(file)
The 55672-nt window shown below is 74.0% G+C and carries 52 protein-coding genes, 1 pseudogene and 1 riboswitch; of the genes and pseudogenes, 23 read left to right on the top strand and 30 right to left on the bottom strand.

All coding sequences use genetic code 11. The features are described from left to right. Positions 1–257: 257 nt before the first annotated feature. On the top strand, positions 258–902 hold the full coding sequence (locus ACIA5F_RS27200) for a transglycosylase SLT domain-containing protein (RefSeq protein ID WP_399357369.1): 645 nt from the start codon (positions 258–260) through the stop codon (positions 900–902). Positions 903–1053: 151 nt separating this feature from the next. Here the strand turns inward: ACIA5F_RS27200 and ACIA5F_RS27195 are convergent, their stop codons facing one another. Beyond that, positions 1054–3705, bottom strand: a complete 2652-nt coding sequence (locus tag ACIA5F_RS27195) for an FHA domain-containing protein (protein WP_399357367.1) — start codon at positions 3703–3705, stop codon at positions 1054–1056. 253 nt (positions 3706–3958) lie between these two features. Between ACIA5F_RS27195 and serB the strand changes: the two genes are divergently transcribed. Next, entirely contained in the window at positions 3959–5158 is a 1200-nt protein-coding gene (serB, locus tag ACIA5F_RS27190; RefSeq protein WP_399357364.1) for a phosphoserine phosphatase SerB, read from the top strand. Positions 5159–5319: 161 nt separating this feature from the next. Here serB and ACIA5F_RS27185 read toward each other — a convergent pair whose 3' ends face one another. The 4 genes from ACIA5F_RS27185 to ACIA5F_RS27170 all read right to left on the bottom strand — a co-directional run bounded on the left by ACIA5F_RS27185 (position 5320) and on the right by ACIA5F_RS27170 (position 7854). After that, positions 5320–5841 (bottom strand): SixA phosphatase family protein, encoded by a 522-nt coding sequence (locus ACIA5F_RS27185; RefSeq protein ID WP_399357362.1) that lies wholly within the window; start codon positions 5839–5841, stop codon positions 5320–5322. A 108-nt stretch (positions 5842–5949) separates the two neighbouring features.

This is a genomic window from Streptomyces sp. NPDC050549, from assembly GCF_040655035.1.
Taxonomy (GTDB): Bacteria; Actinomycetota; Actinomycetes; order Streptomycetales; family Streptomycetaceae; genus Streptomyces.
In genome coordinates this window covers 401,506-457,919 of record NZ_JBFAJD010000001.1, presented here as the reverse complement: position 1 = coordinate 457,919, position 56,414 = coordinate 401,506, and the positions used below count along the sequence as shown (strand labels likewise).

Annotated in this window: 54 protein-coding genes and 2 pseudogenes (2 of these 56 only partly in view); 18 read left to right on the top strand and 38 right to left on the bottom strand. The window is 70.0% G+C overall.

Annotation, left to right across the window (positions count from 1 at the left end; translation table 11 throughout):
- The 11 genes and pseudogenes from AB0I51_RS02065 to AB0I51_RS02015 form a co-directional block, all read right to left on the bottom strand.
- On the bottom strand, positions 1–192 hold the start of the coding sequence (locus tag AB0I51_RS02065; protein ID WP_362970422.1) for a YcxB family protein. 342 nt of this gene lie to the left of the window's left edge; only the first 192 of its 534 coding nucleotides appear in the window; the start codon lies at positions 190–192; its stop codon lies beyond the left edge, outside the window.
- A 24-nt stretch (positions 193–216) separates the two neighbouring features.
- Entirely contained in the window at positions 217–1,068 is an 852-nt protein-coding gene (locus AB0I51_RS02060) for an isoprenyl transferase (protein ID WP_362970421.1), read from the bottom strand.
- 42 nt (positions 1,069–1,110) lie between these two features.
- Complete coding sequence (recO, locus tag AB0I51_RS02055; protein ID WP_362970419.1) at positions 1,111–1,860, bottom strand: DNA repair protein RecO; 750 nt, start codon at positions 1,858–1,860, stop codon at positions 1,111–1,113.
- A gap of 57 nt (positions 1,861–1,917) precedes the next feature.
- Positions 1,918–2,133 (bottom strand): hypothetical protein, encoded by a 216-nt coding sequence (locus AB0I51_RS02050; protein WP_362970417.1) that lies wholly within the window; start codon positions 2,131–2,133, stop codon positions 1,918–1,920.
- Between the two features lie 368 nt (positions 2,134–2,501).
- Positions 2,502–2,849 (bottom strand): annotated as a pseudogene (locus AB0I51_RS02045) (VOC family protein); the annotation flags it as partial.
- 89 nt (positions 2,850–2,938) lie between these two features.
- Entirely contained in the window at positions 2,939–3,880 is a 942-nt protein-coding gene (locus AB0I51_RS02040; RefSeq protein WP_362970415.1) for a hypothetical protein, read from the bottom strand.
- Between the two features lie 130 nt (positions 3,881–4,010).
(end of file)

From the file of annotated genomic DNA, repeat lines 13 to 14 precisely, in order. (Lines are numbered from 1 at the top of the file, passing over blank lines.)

- Complete coding sequence (recO, locus tag AB0I51_RS02055; protein ID WP_362970419.1) at positions 1,111–1,860, bottom strand: DNA repair protein RecO; 750 nt, start codon at positions 1,858–1,860, stop codon at positions 1,111–1,113.
- A gap of 57 nt (positions 1,861–1,917) precedes the next feature.